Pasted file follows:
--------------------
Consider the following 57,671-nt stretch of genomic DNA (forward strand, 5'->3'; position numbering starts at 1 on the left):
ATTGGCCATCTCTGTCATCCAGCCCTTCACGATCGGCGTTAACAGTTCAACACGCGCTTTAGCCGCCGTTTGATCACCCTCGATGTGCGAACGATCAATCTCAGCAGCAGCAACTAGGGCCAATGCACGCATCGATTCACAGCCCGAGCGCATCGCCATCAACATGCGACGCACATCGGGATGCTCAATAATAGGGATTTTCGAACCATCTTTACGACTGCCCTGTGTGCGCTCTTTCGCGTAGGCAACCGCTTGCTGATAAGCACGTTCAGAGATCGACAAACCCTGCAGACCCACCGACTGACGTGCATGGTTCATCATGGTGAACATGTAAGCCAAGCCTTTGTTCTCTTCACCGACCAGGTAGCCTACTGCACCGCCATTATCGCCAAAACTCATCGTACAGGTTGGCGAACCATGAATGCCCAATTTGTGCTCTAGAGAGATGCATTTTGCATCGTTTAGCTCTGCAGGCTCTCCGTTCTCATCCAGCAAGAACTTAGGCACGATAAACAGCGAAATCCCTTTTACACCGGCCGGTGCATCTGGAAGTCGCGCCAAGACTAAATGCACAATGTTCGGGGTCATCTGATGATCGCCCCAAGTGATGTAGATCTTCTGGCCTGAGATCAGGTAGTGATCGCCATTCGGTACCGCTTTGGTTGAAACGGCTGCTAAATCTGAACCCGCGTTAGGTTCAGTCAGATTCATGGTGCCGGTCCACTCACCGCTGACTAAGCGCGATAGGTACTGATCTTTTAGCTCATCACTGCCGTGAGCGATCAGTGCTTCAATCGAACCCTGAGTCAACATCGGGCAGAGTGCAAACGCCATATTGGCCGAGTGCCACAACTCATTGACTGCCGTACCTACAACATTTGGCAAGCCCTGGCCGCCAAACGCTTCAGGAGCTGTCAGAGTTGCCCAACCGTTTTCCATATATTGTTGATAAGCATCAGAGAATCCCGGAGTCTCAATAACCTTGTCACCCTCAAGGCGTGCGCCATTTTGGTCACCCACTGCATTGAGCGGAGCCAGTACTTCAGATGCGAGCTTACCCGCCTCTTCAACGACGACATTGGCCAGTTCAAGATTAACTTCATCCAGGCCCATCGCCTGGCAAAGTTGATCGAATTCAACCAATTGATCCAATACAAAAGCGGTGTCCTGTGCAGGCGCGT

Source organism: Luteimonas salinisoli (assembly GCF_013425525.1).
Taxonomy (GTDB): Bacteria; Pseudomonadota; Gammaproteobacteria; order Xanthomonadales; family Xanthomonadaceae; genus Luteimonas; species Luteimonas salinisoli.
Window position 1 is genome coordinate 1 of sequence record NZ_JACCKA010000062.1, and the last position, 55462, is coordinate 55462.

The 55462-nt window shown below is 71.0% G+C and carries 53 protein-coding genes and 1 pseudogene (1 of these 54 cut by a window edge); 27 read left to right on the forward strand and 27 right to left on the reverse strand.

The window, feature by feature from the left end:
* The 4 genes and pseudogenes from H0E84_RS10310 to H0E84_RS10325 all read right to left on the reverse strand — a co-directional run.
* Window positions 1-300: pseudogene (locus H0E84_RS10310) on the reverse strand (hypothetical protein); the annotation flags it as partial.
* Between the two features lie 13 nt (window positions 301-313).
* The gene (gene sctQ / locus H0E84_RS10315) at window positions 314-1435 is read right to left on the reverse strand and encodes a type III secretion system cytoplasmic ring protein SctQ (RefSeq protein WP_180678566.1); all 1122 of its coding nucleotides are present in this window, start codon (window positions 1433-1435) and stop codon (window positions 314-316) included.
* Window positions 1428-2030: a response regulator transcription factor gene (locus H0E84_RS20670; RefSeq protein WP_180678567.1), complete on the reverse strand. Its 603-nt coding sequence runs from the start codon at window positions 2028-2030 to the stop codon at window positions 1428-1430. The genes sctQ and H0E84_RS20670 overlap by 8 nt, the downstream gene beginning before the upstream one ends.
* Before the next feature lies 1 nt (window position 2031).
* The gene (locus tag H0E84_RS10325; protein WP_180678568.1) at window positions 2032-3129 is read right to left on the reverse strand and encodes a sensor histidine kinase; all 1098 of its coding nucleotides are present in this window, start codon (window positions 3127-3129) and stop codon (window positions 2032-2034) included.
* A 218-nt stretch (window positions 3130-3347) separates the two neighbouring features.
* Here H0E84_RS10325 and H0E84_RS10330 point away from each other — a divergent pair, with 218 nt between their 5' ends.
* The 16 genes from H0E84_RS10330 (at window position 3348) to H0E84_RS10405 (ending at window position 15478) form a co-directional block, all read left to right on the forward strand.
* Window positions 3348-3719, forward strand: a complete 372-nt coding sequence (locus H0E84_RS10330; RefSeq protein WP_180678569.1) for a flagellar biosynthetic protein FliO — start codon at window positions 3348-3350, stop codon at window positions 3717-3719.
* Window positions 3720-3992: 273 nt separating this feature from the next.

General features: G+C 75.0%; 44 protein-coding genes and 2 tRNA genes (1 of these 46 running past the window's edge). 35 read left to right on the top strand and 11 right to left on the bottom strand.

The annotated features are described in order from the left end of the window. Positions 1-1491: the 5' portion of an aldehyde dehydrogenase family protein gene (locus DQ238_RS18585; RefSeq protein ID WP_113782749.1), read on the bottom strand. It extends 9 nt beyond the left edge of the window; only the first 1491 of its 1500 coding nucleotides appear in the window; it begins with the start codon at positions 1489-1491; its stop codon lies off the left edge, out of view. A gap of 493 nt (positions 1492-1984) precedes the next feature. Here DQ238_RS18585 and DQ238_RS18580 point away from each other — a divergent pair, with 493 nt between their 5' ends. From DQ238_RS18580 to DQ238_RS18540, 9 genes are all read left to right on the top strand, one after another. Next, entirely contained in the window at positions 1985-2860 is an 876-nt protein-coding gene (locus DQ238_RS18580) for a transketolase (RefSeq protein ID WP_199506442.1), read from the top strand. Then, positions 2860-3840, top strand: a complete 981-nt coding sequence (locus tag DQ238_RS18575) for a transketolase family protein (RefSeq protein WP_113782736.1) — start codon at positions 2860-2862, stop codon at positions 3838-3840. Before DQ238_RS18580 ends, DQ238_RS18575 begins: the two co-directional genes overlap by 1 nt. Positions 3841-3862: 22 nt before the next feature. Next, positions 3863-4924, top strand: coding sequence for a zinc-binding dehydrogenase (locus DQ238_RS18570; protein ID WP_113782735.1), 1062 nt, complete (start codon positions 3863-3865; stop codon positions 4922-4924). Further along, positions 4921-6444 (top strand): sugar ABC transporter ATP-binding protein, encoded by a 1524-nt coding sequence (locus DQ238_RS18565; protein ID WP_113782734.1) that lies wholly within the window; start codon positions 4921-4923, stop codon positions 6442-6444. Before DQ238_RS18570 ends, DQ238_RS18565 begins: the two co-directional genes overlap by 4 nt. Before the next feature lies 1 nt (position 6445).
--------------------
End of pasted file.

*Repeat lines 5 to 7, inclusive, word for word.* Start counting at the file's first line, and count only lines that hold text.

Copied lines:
Window position 1 is genome coordinate 1 of sequence record NZ_JACCKA010000062.1, and the last position, 55462, is coordinate 55462.

The 55462-nt window shown below is 71.0% G+C and carries 53 protein-coding genes and 1 pseudogene (1 of these 54 cut by a window edge); 27 read left to right on the forward strand and 27 right to left on the reverse strand.

The window, feature by feature from the left end: